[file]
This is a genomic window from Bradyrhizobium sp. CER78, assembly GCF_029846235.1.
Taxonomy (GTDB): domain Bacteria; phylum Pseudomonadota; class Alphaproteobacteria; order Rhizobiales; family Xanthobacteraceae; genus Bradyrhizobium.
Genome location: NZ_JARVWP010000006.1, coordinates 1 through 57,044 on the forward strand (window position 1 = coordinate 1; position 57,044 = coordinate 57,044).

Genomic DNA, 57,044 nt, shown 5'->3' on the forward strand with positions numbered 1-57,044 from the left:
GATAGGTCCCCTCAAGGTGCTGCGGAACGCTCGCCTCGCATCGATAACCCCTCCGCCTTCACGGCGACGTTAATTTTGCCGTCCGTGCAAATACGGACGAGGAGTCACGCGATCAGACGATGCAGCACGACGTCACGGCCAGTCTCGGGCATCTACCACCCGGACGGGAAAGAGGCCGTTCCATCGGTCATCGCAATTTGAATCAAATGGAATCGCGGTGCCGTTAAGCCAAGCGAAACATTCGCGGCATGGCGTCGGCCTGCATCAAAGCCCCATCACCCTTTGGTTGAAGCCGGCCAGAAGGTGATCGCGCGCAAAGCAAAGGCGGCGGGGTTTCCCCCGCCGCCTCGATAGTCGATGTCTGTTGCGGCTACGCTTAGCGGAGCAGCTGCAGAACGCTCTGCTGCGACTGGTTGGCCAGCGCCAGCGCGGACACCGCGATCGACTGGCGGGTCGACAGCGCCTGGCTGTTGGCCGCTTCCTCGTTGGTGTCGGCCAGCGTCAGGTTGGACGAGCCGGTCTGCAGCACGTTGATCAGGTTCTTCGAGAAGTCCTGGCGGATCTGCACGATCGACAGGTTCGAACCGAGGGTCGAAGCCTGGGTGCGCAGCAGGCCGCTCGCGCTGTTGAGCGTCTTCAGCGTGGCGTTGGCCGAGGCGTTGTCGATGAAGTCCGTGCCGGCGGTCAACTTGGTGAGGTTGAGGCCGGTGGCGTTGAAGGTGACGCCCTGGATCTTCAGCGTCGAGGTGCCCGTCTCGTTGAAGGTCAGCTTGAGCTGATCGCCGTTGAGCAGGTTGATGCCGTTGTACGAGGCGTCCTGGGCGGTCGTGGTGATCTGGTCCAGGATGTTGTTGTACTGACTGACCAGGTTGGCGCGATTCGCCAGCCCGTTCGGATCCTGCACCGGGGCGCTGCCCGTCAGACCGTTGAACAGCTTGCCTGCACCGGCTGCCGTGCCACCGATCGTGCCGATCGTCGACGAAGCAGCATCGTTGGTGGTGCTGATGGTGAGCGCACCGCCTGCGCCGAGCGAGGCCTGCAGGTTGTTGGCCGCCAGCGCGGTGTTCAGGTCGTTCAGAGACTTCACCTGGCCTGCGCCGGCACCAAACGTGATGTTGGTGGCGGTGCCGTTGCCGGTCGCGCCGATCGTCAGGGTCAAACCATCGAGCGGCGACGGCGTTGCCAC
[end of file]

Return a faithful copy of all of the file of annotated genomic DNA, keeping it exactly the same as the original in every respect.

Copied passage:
This is a genomic window from Bradyrhizobium sp. CER78, assembly GCF_029846235.1.
Taxonomy (GTDB): domain Bacteria; phylum Pseudomonadota; class Alphaproteobacteria; order Rhizobiales; family Xanthobacteraceae; genus Bradyrhizobium.
Genome location: NZ_JARVWP010000006.1, coordinates 1 through 57,044 on the forward strand (window position 1 = coordinate 1; position 57,044 = coordinate 57,044).

Genomic DNA, 57,044 nt, shown 5'->3' on the forward strand with positions numbered 1-57,044 from the left:
GATAGGTCCCCTCAAGGTGCTGCGGAACGCTCGCCTCGCATCGATAACCCCTCCGCCTTCACGGCGACGTTAATTTTGCCGTCCGTGCAAATACGGACGAGGAGTCACGCGATCAGACGATGCAGCACGACGTCACGGCCAGTCTCGGGCATCTACCACCCGGACGGGAAAGAGGCCGTTCCATCGGTCATCGCAATTTGAATCAAATGGAATCGCGGTGCCGTTAAGCCAAGCGAAACATTCGCGGCATGGCGTCGGCCTGCATCAAAGCCCCATCACCCTTTGGTTGAAGCCGGCCAGAAGGTGATCGCGCGCAAAGCAAAGGCGGCGGGGTTTCCCCCGCCGCCTCGATAGTCGATGTCTGTTGCGGCTACGCTTAGCGGAGCAGCTGCAGAACGCTCTGCTGCGACTGGTTGGCCAGCGCCAGCGCGGACACCGCGATCGACTGGCGGGTCGACAGCGCCTGGCTGTTGGCCGCTTCCTCGTTGGTGTCGGCCAGCGTCAGGTTGGACGAGCCGGTCTGCAGCACGTTGATCAGGTTCTTCGAGAAGTCCTGGCGGATCTGCACGATCGACAGGTTCGAACCGAGGGTCGAAGCCTGGGTGCGCAGCAGGCCGCTCGCGCTGTTGAGCGTCTTCAGCGTGGCGTTGGCCGAGGCGTTGTCGATGAAGTCCGTGCCGGCGGTCAACTTGGTGAGGTTGAGGCCGGTGGCGTTGAAGGTGACGCCCTGGATCTTCAGCGTCGAGGTGCCCGTCTCGTTGAAGGTCAGCTTGAGCTGATCGCCGTTGAGCAGGTTGATGCCGTTGTACGAGGCGTCCTGGGCGGTCGTGGTGATCTGGTCCAGGATGTTGTTGTACTGACTGACCAGGTTGGCGCGATTCGCCAGCCCGTTCGGATCCTGCACCGGGGCGCTGCCCGTCAGACCGTTGAACAGCTTGCCTGCACCGGCTGCCGTGCCACCGATCGTGCCGATCGTCGACGAAGCAGCATCGTTGGTGGTGCTGATGGTGAGCGCACCGCCTGCGCCGAGCGAGGCCTGCAGGTTGTTGGCCGCCAGCGCGGTGTTCAGGTCGTTCAGAGACTTCACCTGGCCTGCGCCGGCACCAAACGTGATGTTGGTGGCGGTGCCGTTGCCGGTCGCGCCGATCGTCAGGGTCAAACCATCGAGCGGCGACGGCGTTGCCAC